American Society of Agronomy, Crop Science Society of America, and Soil Science Society of America proudly present a free, online source for unbiased, science-based information. The new platform is live, and it’s called Decode 6
Greenhouse gas emissions into the atmosphere from electronic devices and their associated electronic waste increased by 53 percent between 2014 and 2020, including 580 metric tons of carbon dioxide in 2020 alone, according to University of California, Irvine researchers.
The types of ocean bacteria known to absorb carbon dioxide from the air require more energy – in the form of carbon – and other resources when they’re simultaneously infected by viruses and face attack from nearby predators, new research has found.
Scientists at the Department of Energy’s Oak Ridge National Laboratory have created a miniaturized environment to study the ecosystem around poplar tree roots for insights into plant health and soil carbon sequestration.
An integrated approach to land management practices in the U.S. can reduce carbon dioxide in the atmosphere far more than earlier estimates based on separate approaches, Michigan State University researchers say. Their research was published in the journal Global Change Biology.
An Iowa State University research team has received a $1 million XPRIZE milestone award for its efforts to remove carbon dioxide from the atmosphere to combat climate change. The carbon removal team at the Bioeconomy Institute will use the award to advance its vision of using pyrolysis to turn biomass from crop residues and other sources into a soil amendment and other valuable products.
Researchers have created a new type of carbon fiber reinforced material that is as strong and light as traditionally used materials, but can be repeatedly healed with heat, reversing any fatigue damage. This also provides a way to break it down and recycle it when it reaches the end of its life.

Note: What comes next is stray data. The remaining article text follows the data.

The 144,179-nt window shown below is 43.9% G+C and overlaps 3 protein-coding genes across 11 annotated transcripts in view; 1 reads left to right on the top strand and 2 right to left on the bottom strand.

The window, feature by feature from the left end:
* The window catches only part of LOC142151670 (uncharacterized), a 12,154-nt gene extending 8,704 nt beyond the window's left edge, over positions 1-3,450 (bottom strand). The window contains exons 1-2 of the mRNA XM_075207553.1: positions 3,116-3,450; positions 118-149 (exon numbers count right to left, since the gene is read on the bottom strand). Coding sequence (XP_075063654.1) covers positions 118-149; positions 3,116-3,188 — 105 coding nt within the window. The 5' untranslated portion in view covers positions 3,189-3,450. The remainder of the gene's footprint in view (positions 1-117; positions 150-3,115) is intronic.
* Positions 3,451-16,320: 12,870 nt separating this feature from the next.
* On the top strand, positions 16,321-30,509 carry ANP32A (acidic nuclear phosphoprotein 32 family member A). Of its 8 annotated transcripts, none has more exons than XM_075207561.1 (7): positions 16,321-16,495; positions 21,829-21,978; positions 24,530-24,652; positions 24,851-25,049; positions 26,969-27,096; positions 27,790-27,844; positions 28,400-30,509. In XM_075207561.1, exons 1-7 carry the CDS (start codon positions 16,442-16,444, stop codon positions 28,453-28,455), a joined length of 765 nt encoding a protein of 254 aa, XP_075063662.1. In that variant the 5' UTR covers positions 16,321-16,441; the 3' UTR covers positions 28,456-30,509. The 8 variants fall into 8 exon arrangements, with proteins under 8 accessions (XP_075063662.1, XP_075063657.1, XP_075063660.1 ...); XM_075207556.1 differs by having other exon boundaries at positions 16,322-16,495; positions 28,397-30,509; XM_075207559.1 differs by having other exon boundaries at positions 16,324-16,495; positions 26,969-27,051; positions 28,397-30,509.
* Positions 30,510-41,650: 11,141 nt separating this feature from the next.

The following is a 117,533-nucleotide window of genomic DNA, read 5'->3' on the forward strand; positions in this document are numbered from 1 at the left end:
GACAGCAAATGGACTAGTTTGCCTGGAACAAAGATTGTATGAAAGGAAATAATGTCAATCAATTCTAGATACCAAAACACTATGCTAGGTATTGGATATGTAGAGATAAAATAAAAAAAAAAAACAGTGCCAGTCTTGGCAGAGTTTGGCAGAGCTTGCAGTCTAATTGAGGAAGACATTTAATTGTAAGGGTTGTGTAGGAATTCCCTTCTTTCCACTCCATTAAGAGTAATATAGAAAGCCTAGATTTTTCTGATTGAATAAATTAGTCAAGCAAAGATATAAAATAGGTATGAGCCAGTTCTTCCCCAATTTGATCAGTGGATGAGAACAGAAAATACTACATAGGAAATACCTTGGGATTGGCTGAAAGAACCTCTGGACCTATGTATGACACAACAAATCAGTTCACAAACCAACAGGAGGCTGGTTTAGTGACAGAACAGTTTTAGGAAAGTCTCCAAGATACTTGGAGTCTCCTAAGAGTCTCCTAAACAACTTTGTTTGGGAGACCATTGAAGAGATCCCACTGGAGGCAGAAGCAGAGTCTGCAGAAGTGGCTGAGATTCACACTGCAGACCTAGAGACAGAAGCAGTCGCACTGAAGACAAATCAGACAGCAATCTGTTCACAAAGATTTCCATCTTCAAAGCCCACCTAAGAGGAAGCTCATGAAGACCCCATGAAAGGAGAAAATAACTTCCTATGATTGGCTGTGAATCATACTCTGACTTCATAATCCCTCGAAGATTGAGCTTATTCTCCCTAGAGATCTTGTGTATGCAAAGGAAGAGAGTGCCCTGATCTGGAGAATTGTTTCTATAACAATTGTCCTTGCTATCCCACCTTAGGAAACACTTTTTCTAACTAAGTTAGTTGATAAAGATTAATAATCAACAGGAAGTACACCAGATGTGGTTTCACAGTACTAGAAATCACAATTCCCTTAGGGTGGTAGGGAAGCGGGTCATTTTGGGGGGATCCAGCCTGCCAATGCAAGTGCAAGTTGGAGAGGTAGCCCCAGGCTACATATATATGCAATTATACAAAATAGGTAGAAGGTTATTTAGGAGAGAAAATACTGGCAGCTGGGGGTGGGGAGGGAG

Need another reason to cut back on sugary foods and drinks, apart from an expanding waistline? They’re not helping the environment, contributing to a higher cropland, water scarcity and ecological footprint, according to a new review led by the University of South Australia.
For a second time, the University of California, Irvine has achieved a rare platinum rating through the Association for the Advancement of Sustainability in Higher Education’s Sustainability Tracking, Assessment & Rating System, maintaining its status as one of the environmentally outstanding universities in the world.
Both frozen carbon dioxide and organic matter are important forms of soil carbon
Researchers at the Salk Institute’s Harnessing Plants Initiative have established a five-year, $6.2 million collaboration with Dr. Nadia Shakoor and her team at the Danforth Center to identify and develop sorghum plants that can better capture and store atmospheric carbon.
.Researchers at Georgia Tech have uncovered new insights into the fabrication of carbon membranes that have the potential to drive significant cost savings once the solution for xylene isolation separation is scaled for industrial use.
When La Niña brings unusually warm waters and abnormal air pressure to the Pacific Ocean, the resulting weather patterns create an increase in the carbon export from the Amazon River, new research from Florida State University has found.
Irvine, Calif., July 22, 2021 – To meet an ambitious goal of carbon neutrality by 2045, California’s policymakers are relying in part on forests and shrublands to remove CO2 from the atmosphere, but researchers at the University of California, Irvine warn that future climate change may limit the ecosystem’s ability to perform this service.